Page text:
861a.01/162: Telegram

The Ambassador in Japan (Warren) to the Secretary of State


433. From Caldwell, December 22, 9 p.m.

“By an unofficial memorandum and in conversation I have been informed by the Minister for Foreign Affairs26 that the Japanese at the conference at Dairen have become more insistent in their demands since the Washington Conference opened and that they now positively demand certain previously discussed concessions which heretofore they seemingly were willing to modify. The attack in the Maritime Province27 has happened at the same time, and Japan is believed to be responsible for this. It is the opinion of the Minister for Foreign Affairs that these Japanese actions must harmonize with the Washington Conference attitude in spite of the fact that since their object is a violation of Russian interests and rights, they are contrary to the American statement of September 1628 with regard to protecting Russian rights at the Washington Conference.

By permission but confidentially the Minister for Foreign Affairs informed me that the most objectionable of the Japanese demands [Page 720] being insisted upon at Dairen, which prior to the Washington Conference Japan seemed willing to change, are as follows:

The port of Vladivostok must become purely commercial.
Recognition of the open-door policy. Commercial and industrial restrictions applicable to aliens must not be applied to Japanese who must in this respect be placed in a position no worse than that of citizens of the Far Eastern Republic. In addition the Japanese are to have the right of coastwise trade and of navigation under their own flag on the Sungari and Amur Rivers. They likewise are to have the right to own land.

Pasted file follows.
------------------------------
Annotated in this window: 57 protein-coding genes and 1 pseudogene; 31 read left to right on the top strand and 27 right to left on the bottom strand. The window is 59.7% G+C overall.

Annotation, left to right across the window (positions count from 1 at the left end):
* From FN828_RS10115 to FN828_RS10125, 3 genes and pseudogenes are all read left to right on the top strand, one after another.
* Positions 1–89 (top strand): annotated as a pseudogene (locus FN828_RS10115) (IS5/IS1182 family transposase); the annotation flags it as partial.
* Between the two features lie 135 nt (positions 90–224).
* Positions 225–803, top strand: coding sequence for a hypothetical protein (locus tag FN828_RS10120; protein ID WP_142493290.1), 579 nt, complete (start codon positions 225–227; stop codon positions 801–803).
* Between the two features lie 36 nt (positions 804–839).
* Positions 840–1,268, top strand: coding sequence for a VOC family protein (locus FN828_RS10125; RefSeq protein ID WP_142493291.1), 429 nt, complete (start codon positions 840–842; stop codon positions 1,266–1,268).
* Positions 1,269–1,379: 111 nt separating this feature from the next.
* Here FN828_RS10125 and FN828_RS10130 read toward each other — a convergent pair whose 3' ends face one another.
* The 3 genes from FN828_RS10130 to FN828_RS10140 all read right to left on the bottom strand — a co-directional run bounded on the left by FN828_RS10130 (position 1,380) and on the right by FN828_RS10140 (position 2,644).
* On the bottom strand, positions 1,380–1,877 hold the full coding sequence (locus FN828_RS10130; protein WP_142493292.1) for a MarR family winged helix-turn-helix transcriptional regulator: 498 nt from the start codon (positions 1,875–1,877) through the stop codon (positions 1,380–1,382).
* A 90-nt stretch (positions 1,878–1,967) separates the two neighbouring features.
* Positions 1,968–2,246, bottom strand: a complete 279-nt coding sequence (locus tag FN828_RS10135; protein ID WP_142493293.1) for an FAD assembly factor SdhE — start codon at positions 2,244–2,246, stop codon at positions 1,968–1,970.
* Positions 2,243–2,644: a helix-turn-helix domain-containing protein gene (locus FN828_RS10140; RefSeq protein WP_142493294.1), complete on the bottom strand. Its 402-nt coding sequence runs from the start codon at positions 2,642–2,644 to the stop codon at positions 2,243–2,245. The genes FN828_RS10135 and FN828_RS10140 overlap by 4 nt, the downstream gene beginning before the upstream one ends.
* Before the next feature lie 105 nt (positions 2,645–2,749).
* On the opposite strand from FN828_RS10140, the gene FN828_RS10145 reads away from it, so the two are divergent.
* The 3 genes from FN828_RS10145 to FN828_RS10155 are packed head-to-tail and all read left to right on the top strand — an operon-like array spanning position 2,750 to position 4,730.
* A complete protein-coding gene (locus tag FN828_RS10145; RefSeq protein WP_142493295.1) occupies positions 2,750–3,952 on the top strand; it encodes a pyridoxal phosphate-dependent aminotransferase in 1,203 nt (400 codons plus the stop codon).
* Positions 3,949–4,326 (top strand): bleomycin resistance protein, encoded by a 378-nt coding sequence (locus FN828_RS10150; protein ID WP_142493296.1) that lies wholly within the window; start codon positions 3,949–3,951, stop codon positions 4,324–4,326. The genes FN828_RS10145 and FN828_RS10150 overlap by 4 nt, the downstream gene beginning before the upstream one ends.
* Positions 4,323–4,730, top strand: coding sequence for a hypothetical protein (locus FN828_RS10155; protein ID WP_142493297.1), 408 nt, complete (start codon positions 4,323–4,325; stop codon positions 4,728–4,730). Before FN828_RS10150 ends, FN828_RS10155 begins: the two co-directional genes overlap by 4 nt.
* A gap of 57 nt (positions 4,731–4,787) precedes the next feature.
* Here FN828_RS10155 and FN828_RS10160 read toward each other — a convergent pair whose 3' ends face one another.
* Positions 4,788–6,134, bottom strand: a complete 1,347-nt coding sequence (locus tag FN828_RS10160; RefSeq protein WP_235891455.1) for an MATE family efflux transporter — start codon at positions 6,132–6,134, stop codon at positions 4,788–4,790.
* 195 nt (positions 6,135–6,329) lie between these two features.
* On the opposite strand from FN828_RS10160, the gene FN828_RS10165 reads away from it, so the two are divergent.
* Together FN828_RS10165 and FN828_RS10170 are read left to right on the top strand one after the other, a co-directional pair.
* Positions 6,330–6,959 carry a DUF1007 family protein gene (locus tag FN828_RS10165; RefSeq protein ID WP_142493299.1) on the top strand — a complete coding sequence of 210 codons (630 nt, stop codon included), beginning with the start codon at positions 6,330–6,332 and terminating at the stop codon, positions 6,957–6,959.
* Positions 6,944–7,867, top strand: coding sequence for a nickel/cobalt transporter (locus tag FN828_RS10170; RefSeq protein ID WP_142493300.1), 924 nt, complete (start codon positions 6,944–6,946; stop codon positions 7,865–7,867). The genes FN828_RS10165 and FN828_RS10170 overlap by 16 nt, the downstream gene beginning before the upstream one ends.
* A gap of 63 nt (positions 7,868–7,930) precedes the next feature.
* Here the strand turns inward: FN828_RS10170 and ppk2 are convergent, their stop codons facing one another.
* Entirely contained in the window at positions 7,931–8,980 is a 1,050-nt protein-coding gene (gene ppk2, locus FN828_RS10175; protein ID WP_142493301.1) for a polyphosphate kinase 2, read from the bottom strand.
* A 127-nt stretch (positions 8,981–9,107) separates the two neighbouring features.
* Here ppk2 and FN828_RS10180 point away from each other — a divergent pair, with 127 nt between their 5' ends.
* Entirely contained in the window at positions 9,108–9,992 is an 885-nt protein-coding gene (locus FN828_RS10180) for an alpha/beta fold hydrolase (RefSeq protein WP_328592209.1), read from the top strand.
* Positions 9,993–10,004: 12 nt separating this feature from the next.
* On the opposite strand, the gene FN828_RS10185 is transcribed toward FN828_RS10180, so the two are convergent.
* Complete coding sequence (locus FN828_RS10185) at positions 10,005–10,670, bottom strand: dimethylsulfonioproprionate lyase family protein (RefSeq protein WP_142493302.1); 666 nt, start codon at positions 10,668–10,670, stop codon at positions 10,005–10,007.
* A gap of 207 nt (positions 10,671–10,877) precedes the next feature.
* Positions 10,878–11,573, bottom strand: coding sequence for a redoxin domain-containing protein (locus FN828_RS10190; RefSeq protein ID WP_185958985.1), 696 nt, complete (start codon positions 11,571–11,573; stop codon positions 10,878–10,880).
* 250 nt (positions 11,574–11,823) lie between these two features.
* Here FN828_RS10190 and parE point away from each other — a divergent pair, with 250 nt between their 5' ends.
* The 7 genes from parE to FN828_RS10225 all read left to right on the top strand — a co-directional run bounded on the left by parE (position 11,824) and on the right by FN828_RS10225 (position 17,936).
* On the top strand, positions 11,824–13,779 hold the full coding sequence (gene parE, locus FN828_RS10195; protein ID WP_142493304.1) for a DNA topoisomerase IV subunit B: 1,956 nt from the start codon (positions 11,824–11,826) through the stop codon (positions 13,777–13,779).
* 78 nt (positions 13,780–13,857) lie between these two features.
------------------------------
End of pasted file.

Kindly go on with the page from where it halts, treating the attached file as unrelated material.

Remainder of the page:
The Far Eastern Republic must not become communistic.
The Far Eastern Republic and Japan are each to recognize present rights of citizens or subjects no matter how acquired.
All present fortifications on the Pacific coast must be destroyed by the Far Eastern Republic, which must construct no new fortifications. To this demand a note is added allowing: Japanese in Far Eastern Republic territory in a military capacity, but from the Russian text it is not clear whether this would apply only to individuals or to armed military units.

I was informed by the Minister for Foreign Affairs that previously Japan seemed willing to accept an assurance that the Chita government would not pursue warlike aims in place of number 5. Now, however, this demand is given the form of an ultimatum.

The Minister commented on his Government’s wish for close relations with the United States and also upon the fear that finally it may become necessary to establish relations.”

  1. Of the Far Eastern Republic, Chita.
  2. See telegram no. 421, Dec. 14, 1921, from the Ambassador in Japan, p. 732.
  3. See telegram no. 545, Sept. 17, to the Ambassador in Great Britain, vol. i, p. 69.